Here are some of the changes that have taken place since the implementation of dimensional pricing.

  1. Shippers have modified their packaging
  2. Some have renegotiated contract terms with the carriers
  3. Some have decided to switch current carriers or added other carriers

These changes do help to limit or contain the impact of DIM pricing. Only a few are looking at a more sustainable solution that does not increase in price every year. Carriers will always find ways to support price increases, so changing and renegotiating with carriers is a necessary requirement in the transportation world.

Solution? Cartonization optimization.

The real solution that will provide savings and sustain cost avoidance is cartonization optimization. Identifying ways to place more pieces into the same box is a very simple yet high impact way of addressing the problem. Volume optimization using technology to identify the right box that can hold the materials is critical to parcel shippers and the LTL business collectively. In the LTL business, freight rates are determined by class, weight, pick-up and destination zip codes and any other additional services required. Today, the volume size will play a considerable role in determining the cost. Since a larger volume means a greater dimensional weight, you should aim to package as many goods into a box or on a pallet as possible so that it does not exceed the actual weight.

Parcel Box Optimization

Companies like L’Oreal in Europe are using parcel box optimization technology to ensure as many items are placed in a box as possible and that the optimal box size is selected. Advanced and executional cartonizing results in quantifiable reduction in parcel delivery cost, increased labor efficiencies and precise dimensional pricing. Using box optimization technology has demonstrated up to 15 percent improvement in box utilization, 40 percent cost avoidance, 20-30 percent improvement in pick/pack labor efficiencies and a reduction in carbon footprint by using less corrugate.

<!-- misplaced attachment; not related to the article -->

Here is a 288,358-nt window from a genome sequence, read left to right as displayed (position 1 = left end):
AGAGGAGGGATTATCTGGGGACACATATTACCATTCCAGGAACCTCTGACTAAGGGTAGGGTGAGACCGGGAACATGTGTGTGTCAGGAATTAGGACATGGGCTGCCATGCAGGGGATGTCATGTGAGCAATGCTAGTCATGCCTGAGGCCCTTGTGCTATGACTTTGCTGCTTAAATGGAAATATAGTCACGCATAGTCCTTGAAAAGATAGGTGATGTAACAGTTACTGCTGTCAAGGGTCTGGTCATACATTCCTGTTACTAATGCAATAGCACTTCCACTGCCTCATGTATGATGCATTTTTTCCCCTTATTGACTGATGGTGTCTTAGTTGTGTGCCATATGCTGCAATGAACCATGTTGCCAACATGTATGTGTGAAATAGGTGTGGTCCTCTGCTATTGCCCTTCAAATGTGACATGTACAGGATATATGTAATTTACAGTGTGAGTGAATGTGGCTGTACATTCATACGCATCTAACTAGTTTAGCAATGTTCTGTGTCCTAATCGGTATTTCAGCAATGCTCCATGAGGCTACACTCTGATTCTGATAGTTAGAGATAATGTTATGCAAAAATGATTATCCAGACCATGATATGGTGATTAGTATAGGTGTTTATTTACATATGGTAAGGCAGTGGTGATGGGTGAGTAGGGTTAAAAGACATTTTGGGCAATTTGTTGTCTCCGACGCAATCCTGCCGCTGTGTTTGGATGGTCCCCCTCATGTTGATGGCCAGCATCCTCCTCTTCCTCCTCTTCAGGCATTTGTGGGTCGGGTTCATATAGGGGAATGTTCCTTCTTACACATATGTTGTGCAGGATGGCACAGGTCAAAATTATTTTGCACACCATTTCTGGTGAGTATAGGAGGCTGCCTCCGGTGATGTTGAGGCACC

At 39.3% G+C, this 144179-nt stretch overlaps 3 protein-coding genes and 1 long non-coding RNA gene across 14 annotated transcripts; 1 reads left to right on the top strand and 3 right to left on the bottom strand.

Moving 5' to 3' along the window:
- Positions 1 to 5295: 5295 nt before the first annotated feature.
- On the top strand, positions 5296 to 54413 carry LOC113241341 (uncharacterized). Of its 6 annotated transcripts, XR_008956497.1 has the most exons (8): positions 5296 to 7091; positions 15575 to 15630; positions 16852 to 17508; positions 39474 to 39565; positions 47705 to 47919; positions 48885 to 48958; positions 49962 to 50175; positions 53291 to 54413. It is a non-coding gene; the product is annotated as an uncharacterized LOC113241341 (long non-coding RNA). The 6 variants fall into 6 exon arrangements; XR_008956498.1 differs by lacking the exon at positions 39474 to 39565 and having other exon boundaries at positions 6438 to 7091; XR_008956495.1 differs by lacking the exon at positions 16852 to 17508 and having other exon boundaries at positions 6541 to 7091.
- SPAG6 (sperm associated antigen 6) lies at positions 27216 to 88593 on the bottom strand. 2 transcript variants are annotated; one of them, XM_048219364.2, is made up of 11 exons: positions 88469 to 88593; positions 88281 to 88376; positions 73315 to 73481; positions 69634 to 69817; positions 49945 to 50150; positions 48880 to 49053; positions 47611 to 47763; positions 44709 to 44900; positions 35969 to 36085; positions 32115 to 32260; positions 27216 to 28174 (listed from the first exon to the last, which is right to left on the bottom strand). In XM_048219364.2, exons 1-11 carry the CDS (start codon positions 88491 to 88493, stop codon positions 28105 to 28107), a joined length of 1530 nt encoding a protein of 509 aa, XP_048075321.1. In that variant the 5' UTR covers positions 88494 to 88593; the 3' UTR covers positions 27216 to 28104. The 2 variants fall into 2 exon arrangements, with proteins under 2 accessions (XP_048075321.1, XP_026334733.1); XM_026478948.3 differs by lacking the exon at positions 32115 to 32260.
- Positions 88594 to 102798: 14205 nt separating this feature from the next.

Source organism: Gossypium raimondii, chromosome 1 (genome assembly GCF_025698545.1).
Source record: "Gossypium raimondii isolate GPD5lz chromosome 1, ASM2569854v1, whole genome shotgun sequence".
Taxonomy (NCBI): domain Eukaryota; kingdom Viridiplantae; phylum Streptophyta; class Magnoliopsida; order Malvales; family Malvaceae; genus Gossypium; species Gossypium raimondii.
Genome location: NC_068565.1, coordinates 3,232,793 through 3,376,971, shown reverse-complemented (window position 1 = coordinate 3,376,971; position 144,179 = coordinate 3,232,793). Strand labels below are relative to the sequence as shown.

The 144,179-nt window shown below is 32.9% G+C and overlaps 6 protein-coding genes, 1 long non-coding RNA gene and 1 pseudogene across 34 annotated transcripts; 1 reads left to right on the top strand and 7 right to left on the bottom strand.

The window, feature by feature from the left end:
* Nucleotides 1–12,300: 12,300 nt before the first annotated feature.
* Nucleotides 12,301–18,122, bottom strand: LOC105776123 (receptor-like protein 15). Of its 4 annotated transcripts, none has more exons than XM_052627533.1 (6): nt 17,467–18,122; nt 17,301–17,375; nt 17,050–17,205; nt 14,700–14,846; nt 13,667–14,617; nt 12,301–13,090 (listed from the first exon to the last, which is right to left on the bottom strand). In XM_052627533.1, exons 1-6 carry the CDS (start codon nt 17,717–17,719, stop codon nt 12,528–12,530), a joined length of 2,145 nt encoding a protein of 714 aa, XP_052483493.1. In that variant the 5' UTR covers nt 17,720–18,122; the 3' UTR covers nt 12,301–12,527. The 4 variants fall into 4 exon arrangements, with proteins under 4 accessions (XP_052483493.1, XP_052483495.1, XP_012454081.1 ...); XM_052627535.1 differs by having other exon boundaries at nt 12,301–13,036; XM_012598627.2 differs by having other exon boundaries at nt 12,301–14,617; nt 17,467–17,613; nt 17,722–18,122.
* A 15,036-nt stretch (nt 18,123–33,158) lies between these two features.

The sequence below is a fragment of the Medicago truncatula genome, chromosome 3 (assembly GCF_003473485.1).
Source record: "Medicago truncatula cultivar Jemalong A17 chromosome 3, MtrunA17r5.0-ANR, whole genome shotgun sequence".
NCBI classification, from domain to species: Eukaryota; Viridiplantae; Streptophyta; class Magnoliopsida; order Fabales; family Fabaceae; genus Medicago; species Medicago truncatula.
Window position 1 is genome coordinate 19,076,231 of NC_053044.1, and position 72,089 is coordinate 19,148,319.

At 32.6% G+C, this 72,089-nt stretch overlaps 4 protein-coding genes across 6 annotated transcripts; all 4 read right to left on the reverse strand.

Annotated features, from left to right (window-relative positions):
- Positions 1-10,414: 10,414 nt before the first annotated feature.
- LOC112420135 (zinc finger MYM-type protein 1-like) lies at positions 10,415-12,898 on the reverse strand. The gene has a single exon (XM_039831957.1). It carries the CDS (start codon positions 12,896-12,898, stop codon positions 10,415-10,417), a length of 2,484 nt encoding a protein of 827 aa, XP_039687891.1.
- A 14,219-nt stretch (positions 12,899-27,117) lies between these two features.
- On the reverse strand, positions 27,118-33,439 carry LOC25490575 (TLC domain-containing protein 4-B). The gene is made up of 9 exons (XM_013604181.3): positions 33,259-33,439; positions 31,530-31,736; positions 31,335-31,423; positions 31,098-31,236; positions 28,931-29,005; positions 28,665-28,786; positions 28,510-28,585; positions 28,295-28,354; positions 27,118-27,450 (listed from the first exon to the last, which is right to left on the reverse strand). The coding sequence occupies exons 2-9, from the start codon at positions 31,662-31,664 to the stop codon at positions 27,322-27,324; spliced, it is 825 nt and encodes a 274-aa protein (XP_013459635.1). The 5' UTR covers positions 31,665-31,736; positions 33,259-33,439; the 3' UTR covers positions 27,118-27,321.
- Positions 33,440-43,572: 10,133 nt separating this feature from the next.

Further Reading Dimensional Weight Pricing Doesn’t Just Lead to Higher Shipping Costs, It Leads To Higher Costs In The Warehouse


Goos Kant
Bio: Goos Kant (1967) is a full-time professor of Logistic Optimization at Tilburg University. He is involved in the master program of Business Analytics and Operations Research, as well as in the master program Data Science & Entrepreneurship. He is the project leader of a large R&D project on horizontal collaboration in logistics. Goos is also a managing partner at ORTEC, with global responsibility for all solutions in the logistics industry. His primary area of interest lies in the 3PL-industry in optimizing their planning processes in the end-to-end supply chain. Goos is involved in courses from MBA-schools TIAS and Nyenrode, and member of ORTEC’s supervisory board. He holds both an MSc and a PhD in Computer Science.


  • Dear All, with this article about “The Box….” our enterprise recognizes the solutions of decreasing the supply chain costs!! Additional to cartonization and parcel box optimization we have developed foldable and re-usable boxes for air, road and water transport. By folding these empty Boxes they can be transported with a volume of 1/5 of it’s original. We advise to contact us.

    E. Megens June 22, 2016 1:57 pm